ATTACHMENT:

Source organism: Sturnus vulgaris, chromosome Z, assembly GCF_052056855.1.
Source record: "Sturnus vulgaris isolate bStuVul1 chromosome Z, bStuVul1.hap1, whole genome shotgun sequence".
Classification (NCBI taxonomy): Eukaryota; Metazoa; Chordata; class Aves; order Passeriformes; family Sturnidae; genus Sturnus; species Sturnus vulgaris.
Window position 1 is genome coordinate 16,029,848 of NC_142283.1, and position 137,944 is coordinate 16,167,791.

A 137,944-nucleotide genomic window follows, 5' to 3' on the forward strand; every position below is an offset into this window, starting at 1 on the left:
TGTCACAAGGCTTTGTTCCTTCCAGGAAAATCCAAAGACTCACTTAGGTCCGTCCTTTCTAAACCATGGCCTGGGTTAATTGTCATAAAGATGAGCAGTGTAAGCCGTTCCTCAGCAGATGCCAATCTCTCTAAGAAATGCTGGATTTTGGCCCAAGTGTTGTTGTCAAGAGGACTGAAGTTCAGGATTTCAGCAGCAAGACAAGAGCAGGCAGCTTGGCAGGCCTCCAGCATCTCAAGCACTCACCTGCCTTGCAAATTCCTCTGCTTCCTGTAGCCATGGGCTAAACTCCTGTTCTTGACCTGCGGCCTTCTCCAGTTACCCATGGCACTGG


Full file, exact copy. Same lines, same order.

Source organism: Sturnus vulgaris, chromosome Z, assembly GCF_052056855.1.
Source record: "Sturnus vulgaris isolate bStuVul1 chromosome Z, bStuVul1.hap1, whole genome shotgun sequence".
Classification (NCBI taxonomy): Eukaryota; Metazoa; Chordata; class Aves; order Passeriformes; family Sturnidae; genus Sturnus; species Sturnus vulgaris.
Window position 1 is genome coordinate 16,029,848 of NC_142283.1, and position 137,944 is coordinate 16,167,791.

A 137,944-nucleotide genomic window follows, 5' to 3' on the forward strand; every position below is an offset into this window, starting at 1 on the left:
TGTCACAAGGCTTTGTTCCTTCCAGGAAAATCCAAAGACTCACTTAGGTCCGTCCTTTCTAAACCATGGCCTGGGTTAATTGTCATAAAGATGAGCAGTGTAAGCCGTTCCTCAGCAGATGCCAATCTCTCTAAGAAATGCTGGATTTTGGCCCAAGTGTTGTTGTCAAGAGGACTGAAGTTCAGGATTTCAGCAGCAAGACAAGAGCAGGCAGCTTGGCAGGCCTCCAGCATCTCAAGCACTCACCTGCCTTGCAAATTCCTCTGCTTCCTGTAGCCATGGGCTAAACTCCTGTTCTTGACCTGCGGCCTTCTCCAGTTACCCATGGCACTGG